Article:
Local governments bear more public expenditure than their revenues, and they are restricted to borrow formally. Therefore, “local-government financing vehicles” are created. They are registered as companies, but creditors know – or, rather, assume – that the state stand behinds them.
As growth slows, the spectre of local-government debt looms once more. This is worrying for 3 reasons: trajectory, opacity and reliance.
Chinese government has been trying to limit LGFV borrowing since 2010. The giant debt swap is conducted, in which local governments exchanged trillions of yuan in LGFV bonds for official bonds charging lower interest. Last year LGFV bonds are permitted to default.
However, worried about slowing GDP growth, central government opened the door for provinces and cities to increase spending. As local officials are reluctant to open their wallets (once growth stabilizes, they are likely to face deleverage pressure again), central government could in effect fund LGFV bonds directly, without testing the market. For example, China Development Bank, offer long-term loans to LGFVs to replace their short-term debts.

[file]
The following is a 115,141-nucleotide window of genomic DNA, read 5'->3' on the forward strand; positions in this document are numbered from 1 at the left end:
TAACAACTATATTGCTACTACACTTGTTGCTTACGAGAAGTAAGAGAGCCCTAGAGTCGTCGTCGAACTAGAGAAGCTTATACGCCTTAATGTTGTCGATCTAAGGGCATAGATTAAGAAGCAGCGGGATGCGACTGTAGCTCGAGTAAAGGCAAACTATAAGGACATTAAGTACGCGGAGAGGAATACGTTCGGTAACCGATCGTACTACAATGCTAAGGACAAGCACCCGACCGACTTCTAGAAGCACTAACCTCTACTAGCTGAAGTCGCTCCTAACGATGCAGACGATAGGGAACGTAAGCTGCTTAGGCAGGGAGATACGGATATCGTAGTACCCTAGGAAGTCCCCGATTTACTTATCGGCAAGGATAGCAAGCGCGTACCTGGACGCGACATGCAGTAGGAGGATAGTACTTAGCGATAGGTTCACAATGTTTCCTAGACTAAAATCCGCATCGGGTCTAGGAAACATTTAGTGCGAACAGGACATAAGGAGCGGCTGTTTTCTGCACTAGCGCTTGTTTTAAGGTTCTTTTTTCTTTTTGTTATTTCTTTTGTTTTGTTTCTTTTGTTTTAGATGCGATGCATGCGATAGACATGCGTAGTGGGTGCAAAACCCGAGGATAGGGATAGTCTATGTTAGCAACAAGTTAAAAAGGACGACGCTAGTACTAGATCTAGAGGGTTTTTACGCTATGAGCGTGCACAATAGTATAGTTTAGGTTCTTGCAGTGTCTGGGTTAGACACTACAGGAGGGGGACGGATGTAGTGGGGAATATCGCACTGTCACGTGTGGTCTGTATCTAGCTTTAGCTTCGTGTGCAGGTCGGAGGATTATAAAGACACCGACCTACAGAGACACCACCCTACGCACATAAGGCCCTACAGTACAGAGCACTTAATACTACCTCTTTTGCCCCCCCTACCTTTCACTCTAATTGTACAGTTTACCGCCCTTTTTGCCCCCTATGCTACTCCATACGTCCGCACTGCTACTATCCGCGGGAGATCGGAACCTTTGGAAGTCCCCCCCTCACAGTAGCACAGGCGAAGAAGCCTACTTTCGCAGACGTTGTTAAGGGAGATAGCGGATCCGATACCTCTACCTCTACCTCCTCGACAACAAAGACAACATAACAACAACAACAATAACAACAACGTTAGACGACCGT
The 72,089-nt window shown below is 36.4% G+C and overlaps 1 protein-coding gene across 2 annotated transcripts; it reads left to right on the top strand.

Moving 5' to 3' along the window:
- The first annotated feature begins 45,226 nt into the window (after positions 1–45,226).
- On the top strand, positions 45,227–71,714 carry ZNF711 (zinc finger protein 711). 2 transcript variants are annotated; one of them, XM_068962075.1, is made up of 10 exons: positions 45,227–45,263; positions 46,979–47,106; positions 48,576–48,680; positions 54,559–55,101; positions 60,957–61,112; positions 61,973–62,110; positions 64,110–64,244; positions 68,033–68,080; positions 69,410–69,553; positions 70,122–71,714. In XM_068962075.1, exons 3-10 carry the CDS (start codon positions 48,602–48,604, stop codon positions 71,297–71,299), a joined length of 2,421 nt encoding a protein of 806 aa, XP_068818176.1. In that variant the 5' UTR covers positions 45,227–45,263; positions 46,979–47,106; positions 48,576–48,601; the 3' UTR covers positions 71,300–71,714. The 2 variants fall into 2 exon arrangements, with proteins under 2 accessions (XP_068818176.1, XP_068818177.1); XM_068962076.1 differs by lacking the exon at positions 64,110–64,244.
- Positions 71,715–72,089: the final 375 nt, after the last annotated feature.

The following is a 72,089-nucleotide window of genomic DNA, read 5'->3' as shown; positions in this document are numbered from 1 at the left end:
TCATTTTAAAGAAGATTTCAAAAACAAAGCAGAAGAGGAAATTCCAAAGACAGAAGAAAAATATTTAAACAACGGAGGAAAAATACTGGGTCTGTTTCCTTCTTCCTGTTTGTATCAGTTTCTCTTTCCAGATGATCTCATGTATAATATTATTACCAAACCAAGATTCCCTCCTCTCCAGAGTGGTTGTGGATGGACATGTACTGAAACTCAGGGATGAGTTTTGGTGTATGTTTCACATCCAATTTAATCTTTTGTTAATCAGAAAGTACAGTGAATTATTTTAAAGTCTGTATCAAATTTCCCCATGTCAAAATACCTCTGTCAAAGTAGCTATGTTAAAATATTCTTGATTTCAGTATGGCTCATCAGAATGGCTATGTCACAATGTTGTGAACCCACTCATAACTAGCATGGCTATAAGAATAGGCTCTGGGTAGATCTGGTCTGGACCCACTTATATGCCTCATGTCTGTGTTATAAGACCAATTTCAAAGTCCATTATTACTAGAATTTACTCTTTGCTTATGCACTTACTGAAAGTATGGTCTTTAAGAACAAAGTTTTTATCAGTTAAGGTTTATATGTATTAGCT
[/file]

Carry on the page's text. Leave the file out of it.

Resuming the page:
- It has seen better days
- A fitting symbol for
- Come into sharp focus
- Miss much of what is happening
- … higher than a year earlier, a big comedown from the previous double-digit norm